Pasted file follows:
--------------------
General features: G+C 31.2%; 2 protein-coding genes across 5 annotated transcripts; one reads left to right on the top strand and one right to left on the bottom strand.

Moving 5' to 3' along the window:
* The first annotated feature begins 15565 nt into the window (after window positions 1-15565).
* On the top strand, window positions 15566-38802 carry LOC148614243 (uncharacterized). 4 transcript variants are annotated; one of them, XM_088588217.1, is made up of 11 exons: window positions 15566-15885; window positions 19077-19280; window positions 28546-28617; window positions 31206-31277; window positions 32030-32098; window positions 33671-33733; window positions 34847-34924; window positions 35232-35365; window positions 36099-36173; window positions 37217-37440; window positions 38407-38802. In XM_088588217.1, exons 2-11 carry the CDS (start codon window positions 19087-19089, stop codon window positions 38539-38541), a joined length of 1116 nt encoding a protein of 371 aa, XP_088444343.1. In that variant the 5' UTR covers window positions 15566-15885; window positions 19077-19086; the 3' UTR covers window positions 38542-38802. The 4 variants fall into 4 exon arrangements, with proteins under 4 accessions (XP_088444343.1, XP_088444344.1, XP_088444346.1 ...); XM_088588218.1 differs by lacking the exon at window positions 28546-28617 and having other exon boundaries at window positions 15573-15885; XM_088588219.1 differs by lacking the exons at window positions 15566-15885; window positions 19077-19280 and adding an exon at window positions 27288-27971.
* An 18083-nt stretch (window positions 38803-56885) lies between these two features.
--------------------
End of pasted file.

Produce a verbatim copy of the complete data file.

General features: G+C 31.2%; 2 protein-coding genes across 5 annotated transcripts; one reads left to right on the top strand and one right to left on the bottom strand.

Moving 5' to 3' along the window:
* The first annotated feature begins 15565 nt into the window (after window positions 1-15565).
* On the top strand, window positions 15566-38802 carry LOC148614243 (uncharacterized). 4 transcript variants are annotated; one of them, XM_088588217.1, is made up of 11 exons: window positions 15566-15885; window positions 19077-19280; window positions 28546-28617; window positions 31206-31277; window positions 32030-32098; window positions 33671-33733; window positions 34847-34924; window positions 35232-35365; window positions 36099-36173; window positions 37217-37440; window positions 38407-38802. In XM_088588217.1, exons 2-11 carry the CDS (start codon window positions 19087-19089, stop codon window positions 38539-38541), a joined length of 1116 nt encoding a protein of 371 aa, XP_088444343.1. In that variant the 5' UTR covers window positions 15566-15885; window positions 19077-19086; the 3' UTR covers window positions 38542-38802. The 4 variants fall into 4 exon arrangements, with proteins under 4 accessions (XP_088444343.1, XP_088444344.1, XP_088444346.1 ...); XM_088588218.1 differs by lacking the exon at window positions 28546-28617 and having other exon boundaries at window positions 15573-15885; XM_088588219.1 differs by lacking the exons at window positions 15566-15885; window positions 19077-19280 and adding an exon at window positions 27288-27971.
* An 18083-nt stretch (window positions 38803-56885) lies between these two features.